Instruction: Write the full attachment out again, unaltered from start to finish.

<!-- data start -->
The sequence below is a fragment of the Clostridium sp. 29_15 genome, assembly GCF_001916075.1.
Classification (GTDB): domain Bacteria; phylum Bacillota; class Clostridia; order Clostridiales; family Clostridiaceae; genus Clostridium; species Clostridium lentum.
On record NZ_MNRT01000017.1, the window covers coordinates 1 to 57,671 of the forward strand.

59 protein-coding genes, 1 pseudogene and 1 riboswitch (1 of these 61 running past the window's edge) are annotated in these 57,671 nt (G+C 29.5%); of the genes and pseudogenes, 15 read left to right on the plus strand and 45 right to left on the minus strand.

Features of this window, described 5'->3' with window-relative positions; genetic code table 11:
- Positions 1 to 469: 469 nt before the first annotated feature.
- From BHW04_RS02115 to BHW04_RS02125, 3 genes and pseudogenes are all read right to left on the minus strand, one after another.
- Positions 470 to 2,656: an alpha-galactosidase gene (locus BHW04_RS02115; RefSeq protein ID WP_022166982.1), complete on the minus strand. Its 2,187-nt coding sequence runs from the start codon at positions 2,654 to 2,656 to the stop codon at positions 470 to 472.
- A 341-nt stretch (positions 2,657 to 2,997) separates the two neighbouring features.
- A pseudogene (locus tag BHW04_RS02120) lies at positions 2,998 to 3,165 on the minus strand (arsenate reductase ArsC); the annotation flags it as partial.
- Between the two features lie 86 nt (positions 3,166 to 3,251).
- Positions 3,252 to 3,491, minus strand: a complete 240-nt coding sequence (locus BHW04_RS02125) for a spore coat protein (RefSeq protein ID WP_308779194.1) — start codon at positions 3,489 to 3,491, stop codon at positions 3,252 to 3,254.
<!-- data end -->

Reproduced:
The sequence below is a fragment of the Clostridium sp. 29_15 genome, assembly GCF_001916075.1.
Classification (GTDB): domain Bacteria; phylum Bacillota; class Clostridia; order Clostridiales; family Clostridiaceae; genus Clostridium; species Clostridium lentum.
On record NZ_MNRT01000017.1, the window covers coordinates 1 to 57,671 of the forward strand.

59 protein-coding genes, 1 pseudogene and 1 riboswitch (1 of these 61 running past the window's edge) are annotated in these 57,671 nt (G+C 29.5%); of the genes and pseudogenes, 15 read left to right on the plus strand and 45 right to left on the minus strand.

Features of this window, described 5'->3' with window-relative positions; genetic code table 11:
- Positions 1 to 469: 469 nt before the first annotated feature.
- From BHW04_RS02115 to BHW04_RS02125, 3 genes and pseudogenes are all read right to left on the minus strand, one after another.
- Positions 470 to 2,656: an alpha-galactosidase gene (locus BHW04_RS02115; RefSeq protein ID WP_022166982.1), complete on the minus strand. Its 2,187-nt coding sequence runs from the start codon at positions 2,654 to 2,656 to the stop codon at positions 470 to 472.
- A 341-nt stretch (positions 2,657 to 2,997) separates the two neighbouring features.
- A pseudogene (locus tag BHW04_RS02120) lies at positions 2,998 to 3,165 on the minus strand (arsenate reductase ArsC); the annotation flags it as partial.
- Between the two features lie 86 nt (positions 3,166 to 3,251).
- Positions 3,252 to 3,491, minus strand: a complete 240-nt coding sequence (locus BHW04_RS02125) for a spore coat protein (RefSeq protein ID WP_308779194.1) — start codon at positions 3,489 to 3,491, stop codon at positions 3,252 to 3,254.